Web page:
Public comment will be accepted online until January 3, 2014. Go to www.nfpa.org/350. In order to comment you must log in with your email and password - or you can quickly create an account.

Click here to download the PDF version. (Note: Download may take up to 3 minutes depending on your computer.)

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New Study: Relying on Municipal Rescuers for Confined Space Response

Tuesday, May 22, 2012

RelyingonMunicipalRescuersA study on the “reliance of municipal fire departments for confined space response” has been funded by a legal settlement following the deaths of two workers in a confined space incident in California.Research by the University of California, Berkeley, indicates that employers may be relying too heavily on local fire departments for confined space rescue.

These findings indicate that local fire departments may not have the resources to provide the specialized training needed for confined space rescue, especially when "response and rescue" times are such critical factors.


Key Points from Study


•  Confined space incidents represent a small but continuing source of fatal occupational injuries;

•  A sizeable portion of employers may be relying on public fire departments for permit-required confined space response; and,

•  With life-threatening emergencies, fire departments usually are not able to effect a confined space rescue in a timely manner.


Municipal Response Statistics


The study includes some very interesting statistics about fire department response times, rescue times, and capabilities. It also shows that rescue times increase dramatically when hazardous materials are present. For example, according to the report, fire department confined space rescue time estimates ranged from 48 to 123 min and increased to 70 and 173 min when hazardous materials were present.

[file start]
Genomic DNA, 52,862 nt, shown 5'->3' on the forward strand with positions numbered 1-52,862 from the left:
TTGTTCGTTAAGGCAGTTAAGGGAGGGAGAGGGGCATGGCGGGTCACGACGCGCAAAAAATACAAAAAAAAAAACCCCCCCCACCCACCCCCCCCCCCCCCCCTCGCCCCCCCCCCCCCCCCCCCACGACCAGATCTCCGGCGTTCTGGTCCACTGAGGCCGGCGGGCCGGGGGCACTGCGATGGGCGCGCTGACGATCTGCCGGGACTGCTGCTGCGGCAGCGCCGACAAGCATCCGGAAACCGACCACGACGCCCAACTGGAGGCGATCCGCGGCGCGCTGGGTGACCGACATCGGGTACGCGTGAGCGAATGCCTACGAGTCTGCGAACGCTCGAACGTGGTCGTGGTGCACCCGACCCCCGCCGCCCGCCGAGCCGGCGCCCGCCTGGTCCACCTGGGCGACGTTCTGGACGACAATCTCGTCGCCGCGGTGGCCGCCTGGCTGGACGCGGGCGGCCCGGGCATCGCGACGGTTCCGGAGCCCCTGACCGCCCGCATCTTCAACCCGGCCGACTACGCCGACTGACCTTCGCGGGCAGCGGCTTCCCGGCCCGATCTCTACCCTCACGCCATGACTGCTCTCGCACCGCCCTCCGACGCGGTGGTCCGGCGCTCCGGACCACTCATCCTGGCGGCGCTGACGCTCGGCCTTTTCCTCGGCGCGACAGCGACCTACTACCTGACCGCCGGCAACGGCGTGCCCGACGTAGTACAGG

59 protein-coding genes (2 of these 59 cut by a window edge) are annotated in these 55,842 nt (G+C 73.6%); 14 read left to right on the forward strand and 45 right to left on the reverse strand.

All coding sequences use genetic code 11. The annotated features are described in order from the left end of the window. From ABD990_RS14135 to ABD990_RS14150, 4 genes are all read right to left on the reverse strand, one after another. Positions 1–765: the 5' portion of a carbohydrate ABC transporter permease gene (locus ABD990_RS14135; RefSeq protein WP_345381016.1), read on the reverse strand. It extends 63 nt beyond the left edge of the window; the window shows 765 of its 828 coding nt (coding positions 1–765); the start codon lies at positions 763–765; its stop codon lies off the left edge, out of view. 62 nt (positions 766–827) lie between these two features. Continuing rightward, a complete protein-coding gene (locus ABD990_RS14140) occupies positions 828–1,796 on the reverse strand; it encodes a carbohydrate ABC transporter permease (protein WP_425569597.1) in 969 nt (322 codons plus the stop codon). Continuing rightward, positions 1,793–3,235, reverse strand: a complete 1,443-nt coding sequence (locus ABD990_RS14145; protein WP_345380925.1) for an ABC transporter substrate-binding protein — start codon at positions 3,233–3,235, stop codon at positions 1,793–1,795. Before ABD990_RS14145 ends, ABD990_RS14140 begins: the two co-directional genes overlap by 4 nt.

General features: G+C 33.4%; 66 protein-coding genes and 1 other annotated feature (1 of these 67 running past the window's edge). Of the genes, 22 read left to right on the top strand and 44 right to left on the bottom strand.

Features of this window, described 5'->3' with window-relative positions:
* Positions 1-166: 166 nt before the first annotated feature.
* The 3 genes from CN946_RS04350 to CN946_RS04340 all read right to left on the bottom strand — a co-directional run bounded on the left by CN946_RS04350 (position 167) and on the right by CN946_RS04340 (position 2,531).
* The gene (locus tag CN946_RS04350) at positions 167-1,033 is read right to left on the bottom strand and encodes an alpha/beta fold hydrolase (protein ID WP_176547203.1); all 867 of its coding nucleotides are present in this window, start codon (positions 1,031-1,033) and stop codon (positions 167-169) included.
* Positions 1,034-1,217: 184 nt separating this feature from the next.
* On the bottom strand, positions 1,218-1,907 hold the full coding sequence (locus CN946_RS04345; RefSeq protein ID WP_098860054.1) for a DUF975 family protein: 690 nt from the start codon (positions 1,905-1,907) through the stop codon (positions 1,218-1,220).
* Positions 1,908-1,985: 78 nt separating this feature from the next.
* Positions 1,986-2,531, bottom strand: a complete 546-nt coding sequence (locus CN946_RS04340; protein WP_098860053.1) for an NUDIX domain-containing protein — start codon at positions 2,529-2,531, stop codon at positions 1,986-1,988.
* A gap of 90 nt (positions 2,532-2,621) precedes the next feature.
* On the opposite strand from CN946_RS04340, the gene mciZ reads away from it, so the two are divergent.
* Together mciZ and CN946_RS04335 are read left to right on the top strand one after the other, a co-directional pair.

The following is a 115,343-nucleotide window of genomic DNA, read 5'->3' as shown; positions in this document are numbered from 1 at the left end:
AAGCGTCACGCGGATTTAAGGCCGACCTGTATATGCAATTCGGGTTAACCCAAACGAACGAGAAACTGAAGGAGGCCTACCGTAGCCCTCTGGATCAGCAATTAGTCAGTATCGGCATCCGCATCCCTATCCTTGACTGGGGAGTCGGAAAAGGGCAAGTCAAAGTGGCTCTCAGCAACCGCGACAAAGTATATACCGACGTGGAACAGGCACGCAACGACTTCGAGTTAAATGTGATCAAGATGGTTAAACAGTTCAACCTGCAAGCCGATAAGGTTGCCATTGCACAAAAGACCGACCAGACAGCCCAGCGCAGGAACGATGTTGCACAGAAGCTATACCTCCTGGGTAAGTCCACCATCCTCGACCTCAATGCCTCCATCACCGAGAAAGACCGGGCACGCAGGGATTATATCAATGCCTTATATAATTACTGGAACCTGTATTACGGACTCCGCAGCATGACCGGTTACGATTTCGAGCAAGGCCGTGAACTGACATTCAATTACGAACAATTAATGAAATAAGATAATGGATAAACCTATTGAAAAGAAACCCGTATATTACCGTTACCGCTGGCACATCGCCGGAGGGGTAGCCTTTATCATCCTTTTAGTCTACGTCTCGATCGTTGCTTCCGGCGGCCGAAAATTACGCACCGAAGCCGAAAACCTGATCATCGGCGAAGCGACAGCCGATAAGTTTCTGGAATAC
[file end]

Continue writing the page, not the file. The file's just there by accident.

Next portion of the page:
According to the report, “estimates made by fire officers show that a worker who experiences cardiac arrest, deprivation of cerebral oxygen, or some other highly time-critical, life-threatening emergency during a confined space entry will almost certainly die if the employer’s emergency response plan relies solely on the fire department for rescue services.”

Researchers proposed that a more appropriate role for fire departments would be to support a properly trained and equipped on-site rescue team and to provide life support following a rescue.

Information excerpted from, “Confined Space Emergency Response: Assessing Employer and Fire Department Practices,” by Michael P. Wilson, Heather N. Madison & Stephen B. Healy (2012). This study was published in the Journal of Occupational and Environmental Hygiene (Feb 2012) and is available for purchase from Taylor & Francis Online.
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Can your Rescue Team “Walk-the-Walk?” The Value of Performance Evaluations

Tuesday, January 31, 2012